Once stay-at-home orders ended and workplaces started reopening, companies had to consider workers’ new preferences. For many businesses, this meant adopting a hybrid model. Whether their original hybrid approach remains depends on how well the company can incorporate the best features of work-from-home and work-at-office while also ensuring optimal productivity for the company.

Five Principles For ATP Businesses And Workers

We’re now in the Fourth Industrial Revolution, in which knowledge and wisdom workers increasingly use interconnectivity and smart automation. Business leaders have the opportunity to forge strategies and cultures to make the best use of the ATP workforce. Here are five principles to guide you.

1. Consider developing flexible hybrid workplace policies.

We’re in the early stages of ATP, and change is life’s constant. By developing flexible policies, I believe you can demonstrate you’re focused on the current and future wants of workers and that you are committed to serving them in the future. In my experience, activities such as onboarding, training and collaborating generally benefit from workplace interactions, while building financial models, writing reports and other individual activities might benefit from isolation and quiet.

2. Understand your employees’ wants and needs.

While many workers prefer a hybrid work style, I’ve observed their preferences can depend on many factors. Some groups, for example, might have long commutes and/or family-care demands that favor work-from-home arrangements; others might have restrictive space and equipment or home environments that make working from home difficult every day. Some might be pleased in their current jobs; others might want to take on higher responsibilities and/or expand to new areas within the company. The key is that leaders understand their workers. This is what will help them best unleash the potential of their employees.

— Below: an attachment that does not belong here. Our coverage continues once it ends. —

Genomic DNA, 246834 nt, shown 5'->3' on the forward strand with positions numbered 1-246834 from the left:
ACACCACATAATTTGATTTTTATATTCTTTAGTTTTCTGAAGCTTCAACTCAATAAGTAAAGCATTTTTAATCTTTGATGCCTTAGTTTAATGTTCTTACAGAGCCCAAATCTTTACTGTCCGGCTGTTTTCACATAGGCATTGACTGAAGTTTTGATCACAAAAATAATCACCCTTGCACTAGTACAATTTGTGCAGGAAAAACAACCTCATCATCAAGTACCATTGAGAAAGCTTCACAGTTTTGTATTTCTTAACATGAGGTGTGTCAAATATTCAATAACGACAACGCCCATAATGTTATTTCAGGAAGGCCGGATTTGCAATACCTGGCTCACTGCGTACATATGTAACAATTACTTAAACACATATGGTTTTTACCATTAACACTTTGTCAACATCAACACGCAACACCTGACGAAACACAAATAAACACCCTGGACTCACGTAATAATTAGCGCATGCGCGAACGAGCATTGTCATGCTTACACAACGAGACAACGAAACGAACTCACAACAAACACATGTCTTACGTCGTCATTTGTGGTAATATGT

3. Develop purpose-driven, high-potential workers.

Knowing workers’ needs and aspirations can help you retain them and encourage them to become future leaders. This means upskilling workers’ soft skills, such as emotional intelligence, communication and leadership, as well as their technical and hard skills. In other words, become a “CILO,” a continuous improvement learning organization.

4. Develop worker-centric accountability systems.

Several of my clients noted that the pandemic revealed excellent workers who exceeded productivity norms and exposed poor performers who no could longer hide behind others’ work. Enabling them to do so was the use of individual accountability systems with clear success metrics in terms of timeliness, quality, quantity, etc. With objective data, micromanagement wasn’t necessary.

5. Identify and monitor appropriate key performance indicators.

Changes that happen both inside and outside your company require your business to continue to evolve. Develop a new set of both internal and external key performance indicators that let you monitor, evaluate and plan for the future, and review them at least quarterly.

Now is the time to upgrade your business’s capabilities for the future. As you do so, you can share lessons learned with others so everyone can unleash both worker and business growth.